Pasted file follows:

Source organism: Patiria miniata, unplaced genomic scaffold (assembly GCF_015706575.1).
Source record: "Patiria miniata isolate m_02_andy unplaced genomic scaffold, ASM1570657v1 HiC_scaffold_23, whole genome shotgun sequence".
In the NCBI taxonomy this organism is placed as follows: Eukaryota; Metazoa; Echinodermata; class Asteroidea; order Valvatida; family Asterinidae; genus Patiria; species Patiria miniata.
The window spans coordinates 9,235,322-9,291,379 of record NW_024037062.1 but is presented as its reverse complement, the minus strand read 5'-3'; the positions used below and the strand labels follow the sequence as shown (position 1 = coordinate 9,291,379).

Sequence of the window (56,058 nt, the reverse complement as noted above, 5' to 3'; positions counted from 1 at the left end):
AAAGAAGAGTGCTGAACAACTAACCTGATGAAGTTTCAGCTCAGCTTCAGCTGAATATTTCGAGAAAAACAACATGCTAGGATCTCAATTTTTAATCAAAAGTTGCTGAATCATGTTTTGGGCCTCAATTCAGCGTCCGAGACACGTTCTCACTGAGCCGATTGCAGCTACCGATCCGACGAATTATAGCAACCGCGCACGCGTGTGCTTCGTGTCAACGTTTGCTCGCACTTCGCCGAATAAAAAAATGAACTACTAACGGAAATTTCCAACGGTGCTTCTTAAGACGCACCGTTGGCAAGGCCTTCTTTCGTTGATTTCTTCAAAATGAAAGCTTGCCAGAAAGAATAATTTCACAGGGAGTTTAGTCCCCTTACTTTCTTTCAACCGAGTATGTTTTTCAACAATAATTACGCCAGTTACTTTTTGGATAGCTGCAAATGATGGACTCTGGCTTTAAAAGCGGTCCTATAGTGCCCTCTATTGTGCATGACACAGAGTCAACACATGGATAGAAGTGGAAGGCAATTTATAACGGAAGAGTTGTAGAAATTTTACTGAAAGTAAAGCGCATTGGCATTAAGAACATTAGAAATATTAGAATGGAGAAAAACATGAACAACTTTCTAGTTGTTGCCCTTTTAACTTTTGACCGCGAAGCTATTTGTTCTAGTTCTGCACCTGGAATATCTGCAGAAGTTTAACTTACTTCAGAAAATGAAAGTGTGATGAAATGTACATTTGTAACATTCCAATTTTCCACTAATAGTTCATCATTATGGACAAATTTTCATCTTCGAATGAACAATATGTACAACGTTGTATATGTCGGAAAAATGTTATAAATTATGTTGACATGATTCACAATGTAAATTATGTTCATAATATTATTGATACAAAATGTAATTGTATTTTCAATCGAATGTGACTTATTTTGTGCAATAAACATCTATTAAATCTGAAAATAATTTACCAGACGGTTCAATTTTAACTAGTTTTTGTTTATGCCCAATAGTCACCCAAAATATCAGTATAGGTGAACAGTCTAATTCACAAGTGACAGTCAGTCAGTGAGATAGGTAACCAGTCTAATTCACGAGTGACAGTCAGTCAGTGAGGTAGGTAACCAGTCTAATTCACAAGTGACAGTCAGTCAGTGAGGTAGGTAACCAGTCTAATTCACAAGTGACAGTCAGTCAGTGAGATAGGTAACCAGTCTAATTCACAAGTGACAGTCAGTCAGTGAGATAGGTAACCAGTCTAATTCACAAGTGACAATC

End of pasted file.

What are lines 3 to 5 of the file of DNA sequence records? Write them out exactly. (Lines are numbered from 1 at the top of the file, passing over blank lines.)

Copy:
In the NCBI taxonomy this organism is placed as follows: Eukaryota; Metazoa; Echinodermata; class Asteroidea; order Valvatida; family Asterinidae; genus Patiria; species Patiria miniata.
The window spans coordinates 9,235,322-9,291,379 of record NW_024037062.1 but is presented as its reverse complement, the minus strand read 5'-3'; the positions used below and the strand labels follow the sequence as shown (position 1 = coordinate 9,291,379).

Sequence of the window (56,058 nt, the reverse complement as noted above, 5' to 3'; positions counted from 1 at the left end):